Washington’s Department of Ecology is touting seven federal grants worth $5-plus million that will benefit Puget Sound estuaries, some of the most “complex, productive ecosystems in the world, rivaling the planet’s rain forests and coral reefs.”
It’s key habitat for young salmon and myriad other species, and the money from the U.S. Fish and Wildlife Service National Coastal Wetlands Conservation Grant Program will help “restore and enhance nearly 500 acres of coastal wetlands and 17,500 feet of marine shoreline in Jefferson, Kitsap, Snohomish, Thurston, and Whatcom Counties,” according to DOE.
Importantly, nearly 20 percent of those dollars will go to a project that will help out Stillaguamish River Chinook, which due to their chronically low numbers perpetually constrain salmon fisheries, including the brutal cut to winter blackmouth angling opportunities at the recently concluded North of Falcon season negotiations with tribal comanagers.
Lifeblood, a 20-minute documentary released by WDFW earlier this year, focused on anglers, tribes, farmers and fishery scientists working towards salmon restoration in this part of Snohomish County.
We’re working in partnership with Jefferson Land Trust to acquire and conserve nine acres of critical wetlands and nearshore habitat in Discovery Bay in Jefferson County and nearly 2,173 feet of Puget Sound shoreline. The project will conserve degraded and filled estuary and nearshore habitat and preserve a rare intact pocket estuary that provides high-functioning salt marsh habitat in the Discovery Bay area. The sites feature current and historic estuarine salt marsh habitat, freshwater marsh, sand spit, the mouth of a fish-bearing stream, tide flats and tidal channels with a salt marsh fringe, and surrounding marine riparian forest. The wetlands provide critical habitat for several federally listed salmonids, as well as numerous other fish and wildlife species, such as Olympia oysters, forage fish, and migratory shorebirds.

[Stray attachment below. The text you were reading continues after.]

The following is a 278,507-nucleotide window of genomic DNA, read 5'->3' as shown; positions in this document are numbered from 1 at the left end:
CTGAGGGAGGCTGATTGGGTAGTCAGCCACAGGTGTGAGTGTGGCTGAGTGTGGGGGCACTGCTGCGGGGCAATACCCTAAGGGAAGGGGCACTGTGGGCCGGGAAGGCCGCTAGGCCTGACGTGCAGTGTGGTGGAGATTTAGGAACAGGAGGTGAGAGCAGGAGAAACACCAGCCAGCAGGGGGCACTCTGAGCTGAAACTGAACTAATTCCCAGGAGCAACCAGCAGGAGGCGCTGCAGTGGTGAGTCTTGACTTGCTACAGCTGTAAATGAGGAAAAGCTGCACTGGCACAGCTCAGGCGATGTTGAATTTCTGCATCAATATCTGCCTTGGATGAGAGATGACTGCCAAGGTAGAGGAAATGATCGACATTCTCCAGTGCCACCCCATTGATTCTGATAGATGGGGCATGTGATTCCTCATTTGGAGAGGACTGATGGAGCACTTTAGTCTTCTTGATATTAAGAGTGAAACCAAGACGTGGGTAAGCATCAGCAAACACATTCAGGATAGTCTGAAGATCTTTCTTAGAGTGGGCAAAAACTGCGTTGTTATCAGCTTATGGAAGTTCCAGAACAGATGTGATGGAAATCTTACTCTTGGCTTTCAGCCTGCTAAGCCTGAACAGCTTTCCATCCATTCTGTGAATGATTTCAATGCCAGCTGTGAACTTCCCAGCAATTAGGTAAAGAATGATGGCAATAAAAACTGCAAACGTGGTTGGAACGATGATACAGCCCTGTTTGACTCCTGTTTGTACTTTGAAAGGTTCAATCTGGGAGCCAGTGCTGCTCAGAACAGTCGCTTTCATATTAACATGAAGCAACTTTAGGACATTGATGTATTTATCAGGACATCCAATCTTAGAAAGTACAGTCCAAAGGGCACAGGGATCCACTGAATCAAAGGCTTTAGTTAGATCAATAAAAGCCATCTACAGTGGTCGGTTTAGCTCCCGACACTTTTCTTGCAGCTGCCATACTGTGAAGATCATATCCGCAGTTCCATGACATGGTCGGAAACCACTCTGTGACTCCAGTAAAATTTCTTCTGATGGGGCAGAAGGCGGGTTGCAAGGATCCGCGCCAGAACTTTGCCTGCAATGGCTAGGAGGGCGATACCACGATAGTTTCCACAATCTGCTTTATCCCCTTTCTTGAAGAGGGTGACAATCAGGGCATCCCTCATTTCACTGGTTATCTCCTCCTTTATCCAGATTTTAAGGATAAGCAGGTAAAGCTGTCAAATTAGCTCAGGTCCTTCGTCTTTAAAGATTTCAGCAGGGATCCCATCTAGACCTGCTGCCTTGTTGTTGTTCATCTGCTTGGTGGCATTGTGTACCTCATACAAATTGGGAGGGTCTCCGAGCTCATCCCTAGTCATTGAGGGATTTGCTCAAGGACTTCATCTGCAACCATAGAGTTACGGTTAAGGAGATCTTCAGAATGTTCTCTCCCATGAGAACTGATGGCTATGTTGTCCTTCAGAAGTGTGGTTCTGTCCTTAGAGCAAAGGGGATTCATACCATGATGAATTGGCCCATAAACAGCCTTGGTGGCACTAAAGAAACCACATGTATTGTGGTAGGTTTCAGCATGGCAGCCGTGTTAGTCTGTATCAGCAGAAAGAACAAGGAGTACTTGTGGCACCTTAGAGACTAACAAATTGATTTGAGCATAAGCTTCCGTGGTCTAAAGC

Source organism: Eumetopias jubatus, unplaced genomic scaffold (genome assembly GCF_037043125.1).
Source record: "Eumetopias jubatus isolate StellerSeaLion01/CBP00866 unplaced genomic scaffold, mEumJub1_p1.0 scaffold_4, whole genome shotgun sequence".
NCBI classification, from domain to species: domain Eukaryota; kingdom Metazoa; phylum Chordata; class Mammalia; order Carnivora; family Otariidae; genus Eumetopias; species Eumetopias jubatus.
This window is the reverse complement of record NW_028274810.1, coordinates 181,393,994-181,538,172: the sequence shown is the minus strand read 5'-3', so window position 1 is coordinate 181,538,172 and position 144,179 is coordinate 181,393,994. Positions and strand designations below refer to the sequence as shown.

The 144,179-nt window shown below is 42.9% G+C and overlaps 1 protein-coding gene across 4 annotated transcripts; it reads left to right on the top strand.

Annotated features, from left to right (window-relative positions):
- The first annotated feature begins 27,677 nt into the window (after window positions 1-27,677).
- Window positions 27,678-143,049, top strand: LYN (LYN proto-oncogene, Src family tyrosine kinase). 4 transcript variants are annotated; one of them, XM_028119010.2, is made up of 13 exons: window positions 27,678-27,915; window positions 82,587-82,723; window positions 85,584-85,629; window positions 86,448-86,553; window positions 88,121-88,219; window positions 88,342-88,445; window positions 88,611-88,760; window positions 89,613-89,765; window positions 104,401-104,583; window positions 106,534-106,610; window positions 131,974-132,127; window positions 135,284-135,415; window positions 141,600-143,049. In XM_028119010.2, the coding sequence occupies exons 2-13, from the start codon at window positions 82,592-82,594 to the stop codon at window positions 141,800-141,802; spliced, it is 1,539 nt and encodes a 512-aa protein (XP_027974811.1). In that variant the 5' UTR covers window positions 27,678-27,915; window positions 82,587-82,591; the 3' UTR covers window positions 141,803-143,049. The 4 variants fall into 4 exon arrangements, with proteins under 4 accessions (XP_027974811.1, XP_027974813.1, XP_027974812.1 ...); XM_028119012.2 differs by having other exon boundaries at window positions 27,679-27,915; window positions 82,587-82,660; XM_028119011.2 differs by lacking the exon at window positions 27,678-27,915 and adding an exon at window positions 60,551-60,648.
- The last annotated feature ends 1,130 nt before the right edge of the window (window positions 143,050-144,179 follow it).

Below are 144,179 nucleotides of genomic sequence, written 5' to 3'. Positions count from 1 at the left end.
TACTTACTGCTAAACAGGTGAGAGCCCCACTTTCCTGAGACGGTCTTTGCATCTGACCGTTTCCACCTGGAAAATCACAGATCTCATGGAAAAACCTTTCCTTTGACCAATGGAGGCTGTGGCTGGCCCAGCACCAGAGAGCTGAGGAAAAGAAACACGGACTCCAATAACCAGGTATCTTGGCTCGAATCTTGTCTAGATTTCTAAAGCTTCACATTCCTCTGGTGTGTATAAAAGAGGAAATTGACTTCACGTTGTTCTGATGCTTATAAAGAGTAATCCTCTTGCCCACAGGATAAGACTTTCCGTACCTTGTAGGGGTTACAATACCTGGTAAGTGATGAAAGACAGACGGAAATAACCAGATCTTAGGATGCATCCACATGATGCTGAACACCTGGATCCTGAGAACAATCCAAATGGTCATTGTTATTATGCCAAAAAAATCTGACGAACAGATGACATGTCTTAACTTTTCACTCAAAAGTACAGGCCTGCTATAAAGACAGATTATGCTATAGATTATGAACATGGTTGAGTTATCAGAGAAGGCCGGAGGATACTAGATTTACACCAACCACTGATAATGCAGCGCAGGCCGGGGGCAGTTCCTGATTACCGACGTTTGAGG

Drayton Harbor and California Creek Estuary ($915,000)
We’re working in partnership with the Whatcom Land Trust to acquire and restore four parcels totaling 54.66 acres of coastal wetland habitat and 6,500 feet of shoreline. The project site is located in Whatcom County in Salish Sea portion of north Puget Sound. All four parcels are situated along California Creek, a tributary stream to Drayton Harbor. The mudflats and tidal marshes along California Creek provide critical habitat to breeding, migrating and rearing salmonid species and fall within a regionally significant area for birds. The wetlands will provide foraging and rearing habitat for a diversity of coastal dependent and migratory shorebirds, waterfowl and passerine species, for example, black oystercatchers, greater yellowlegs, and red-necked grebe.
Lower Eld Inlet Acquisition Phase 3 ($355,000)
We are working in partnership with the Capitol Land Trust to acquire and permanently protect a total of 55 acres, with 9.5 acres of tidelands and 46.1 acres of wetlands, including 3,250 feet of shoreline on Lower Eld Inlet and McLane Creek estuary in Thurston County. The project will acquire and permanently protect one 15-acre parcel and eight contiguous five-acre parcels adjacent to nearly 600 acres of habitat and six miles of shoreline protected by previous National Coastal Wetland Conservation grants. The project will also remove five derelict structures, two fish-blocking culverts, restore the wetland hydrology, and eradicate areas of invasive species.